Singapore schools: preparation for secondary school

September 30, 2014 by Amran | No Comments | Filed in Learning

The dreaded Primary School Leaving Examinations (PSLE), one of high stakes examinations that a student in Singapore schools have to face is over for this year. Many students and parents and students heave a sigh of relief that the obstacle has been passed although they will still have to await the results of the examinations due to be released in the next few weeks. Many students will be looking forward to a fairly long holiday after the PSLE where textbooks, guidebooks and practice papers will be cast aside. Parents will leave their children alone at least until the school terms starts again in January.

scribbling 300x199 Singapore schools: preparation for secondary schoolIn January, the successful candidates of the PSLE, who will be mostly 13-year olds, will be moving along up a grade to what is known as secondary school to Secondary One next January. Most parents will then go through the usual routine of purchasing a new set of text books, uniforms and other necessities for school. They may even attend some form of orientation program by the schools. However, what many parents do not prepare their children for is life in Secondary One, and in a secondary school in general.

The main difference these students will face when they enter Secondary One is that they will experience sharp increase in the number of subjects from four to eight (or more, depending on the school and stream they will be in). This is a quantum jump for all students. The average student would do better if they are adequately prepared for this change in the number of academic subjects including subjects which will be new to them. While schools do try to help students make that adjustments through an orientation program of some sort, it is important that parents not rely on these programs alone. Furthermore, the preparation for the Secondary One students should begin before they report to their new schools.

The most important preparation that parents can provide is to prepare their children to cope with this sharp increase in the number of subjects. If parents have been sending their children for tuition for all four subjects that they had to sit for during the PSLE, are they expecting to send their children for more than four the moment they get into Secondary One? Bear in mind that the time taken up with private tuition in preparation for the PSLE already leaves the student with little time for anything else. Where is the child going to find the time for the extra subjects for private tuition? A different strategy is definitely required to help the child cope with the additional academic work load.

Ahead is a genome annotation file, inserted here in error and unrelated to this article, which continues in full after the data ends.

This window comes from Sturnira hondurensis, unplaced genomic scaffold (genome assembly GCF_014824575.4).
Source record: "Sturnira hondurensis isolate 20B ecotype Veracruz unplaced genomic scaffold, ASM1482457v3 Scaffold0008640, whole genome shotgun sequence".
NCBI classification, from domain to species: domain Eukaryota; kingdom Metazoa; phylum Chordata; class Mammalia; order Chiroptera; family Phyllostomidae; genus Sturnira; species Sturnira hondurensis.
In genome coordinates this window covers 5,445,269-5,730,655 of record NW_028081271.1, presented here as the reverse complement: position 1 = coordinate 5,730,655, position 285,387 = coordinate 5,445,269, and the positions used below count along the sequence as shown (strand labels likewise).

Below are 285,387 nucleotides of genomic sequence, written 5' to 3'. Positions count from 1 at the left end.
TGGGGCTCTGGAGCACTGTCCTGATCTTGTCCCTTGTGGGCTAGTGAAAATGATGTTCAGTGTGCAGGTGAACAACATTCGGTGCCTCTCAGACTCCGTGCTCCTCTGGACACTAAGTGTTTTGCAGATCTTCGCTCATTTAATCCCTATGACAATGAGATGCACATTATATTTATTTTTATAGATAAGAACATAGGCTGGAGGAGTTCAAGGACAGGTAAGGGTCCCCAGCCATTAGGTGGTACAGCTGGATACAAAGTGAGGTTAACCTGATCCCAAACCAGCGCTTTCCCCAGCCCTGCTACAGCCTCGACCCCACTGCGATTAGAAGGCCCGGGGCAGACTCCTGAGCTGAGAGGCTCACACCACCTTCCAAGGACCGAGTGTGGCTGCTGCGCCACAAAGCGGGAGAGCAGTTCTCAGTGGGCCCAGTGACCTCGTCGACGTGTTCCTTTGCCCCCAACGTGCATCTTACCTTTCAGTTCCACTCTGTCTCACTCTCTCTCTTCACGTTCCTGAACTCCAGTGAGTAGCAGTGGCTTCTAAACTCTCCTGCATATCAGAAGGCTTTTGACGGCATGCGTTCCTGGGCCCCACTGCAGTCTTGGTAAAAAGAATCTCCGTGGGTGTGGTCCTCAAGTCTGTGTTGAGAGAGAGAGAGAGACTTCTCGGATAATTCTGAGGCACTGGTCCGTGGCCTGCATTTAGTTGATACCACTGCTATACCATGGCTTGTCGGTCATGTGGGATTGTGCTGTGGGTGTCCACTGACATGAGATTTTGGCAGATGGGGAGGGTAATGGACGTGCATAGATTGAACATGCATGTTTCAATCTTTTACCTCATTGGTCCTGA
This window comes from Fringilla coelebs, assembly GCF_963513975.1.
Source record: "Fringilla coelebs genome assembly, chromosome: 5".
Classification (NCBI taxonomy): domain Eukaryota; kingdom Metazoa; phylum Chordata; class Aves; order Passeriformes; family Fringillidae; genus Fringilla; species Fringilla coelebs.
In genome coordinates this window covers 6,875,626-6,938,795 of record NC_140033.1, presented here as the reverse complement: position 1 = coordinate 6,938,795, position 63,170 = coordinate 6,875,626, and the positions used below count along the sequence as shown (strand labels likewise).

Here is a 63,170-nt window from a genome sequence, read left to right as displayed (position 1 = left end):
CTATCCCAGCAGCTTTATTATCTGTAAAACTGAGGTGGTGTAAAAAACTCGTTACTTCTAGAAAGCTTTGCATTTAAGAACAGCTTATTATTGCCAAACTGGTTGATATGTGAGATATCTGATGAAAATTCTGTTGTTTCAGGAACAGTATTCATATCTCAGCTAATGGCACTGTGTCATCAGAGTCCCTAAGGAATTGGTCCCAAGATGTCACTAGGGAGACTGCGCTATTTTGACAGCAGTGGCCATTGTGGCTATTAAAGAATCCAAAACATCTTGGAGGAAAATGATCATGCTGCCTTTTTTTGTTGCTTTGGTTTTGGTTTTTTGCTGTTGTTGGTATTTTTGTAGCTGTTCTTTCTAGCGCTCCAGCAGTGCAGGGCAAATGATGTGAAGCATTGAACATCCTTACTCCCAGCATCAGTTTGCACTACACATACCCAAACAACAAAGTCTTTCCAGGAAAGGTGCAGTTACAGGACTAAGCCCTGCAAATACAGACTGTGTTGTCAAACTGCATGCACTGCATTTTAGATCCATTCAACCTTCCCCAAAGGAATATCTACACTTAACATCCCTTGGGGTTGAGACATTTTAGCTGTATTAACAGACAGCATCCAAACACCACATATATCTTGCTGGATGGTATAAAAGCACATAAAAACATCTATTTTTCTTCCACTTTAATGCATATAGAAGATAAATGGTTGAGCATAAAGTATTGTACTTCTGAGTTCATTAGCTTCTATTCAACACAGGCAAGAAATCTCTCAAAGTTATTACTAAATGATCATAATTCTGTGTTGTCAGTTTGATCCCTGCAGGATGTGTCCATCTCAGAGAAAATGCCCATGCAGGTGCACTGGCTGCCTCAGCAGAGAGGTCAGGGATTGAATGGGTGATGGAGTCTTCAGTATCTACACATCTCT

It is important therefore to think out of the “private tuition box”. Parents can help their children in the long run by equipping them with important skills. Parents should use the time between the PSLE and January the next year to equip their children with study skills that include note-taking, setting up a proper study and revision schedule, time management, goal setting, and learning self-motivation techniques.

In my next posting, I will be discussing what I believe is the proper way for students to take notes of their lessons, namely through the use of mind mapping techniques. The child will be an independent learner only if he has mastered effective note-taking skills. Mastery of note-taking is also a precondition for a truly active learner.

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Retrieving information from the brain

September 20, 2014 by Amran | No Comments | Filed in Learning

Our brain has the ability to store almost unlimited amounts of information indefinitely. We forget because it is the result of incorrectly or incompletely encoded memories, or problems with the retrieval (recall) process. In one of my earlier posts, I have written about how school has reduced learning to the level of trying to recall disparate pieces of information or “factlets”. Yet, school do little to teach students to be able to store and recall properly. It is often a hit-and-miss affair. We can avoid this if we understand how the brain works at storing and retrieving information.

pathways Retrieving information from the brain

Engrams are like pathways through the brain’s forest of memories

It is a well-known fact that retrieving information from the brain actually becomes easier with understanding of the meaning of the information. In other words, when information becomes knowledge. Information becomes knowledge when it has meaning to the person. For information to become meaningful it must be placed in the brain so that it becomes linked to other “pieces”of knowledge that already has meaning to the person. This link is crucial for retrieval and understanding of the new bit of information that is being added.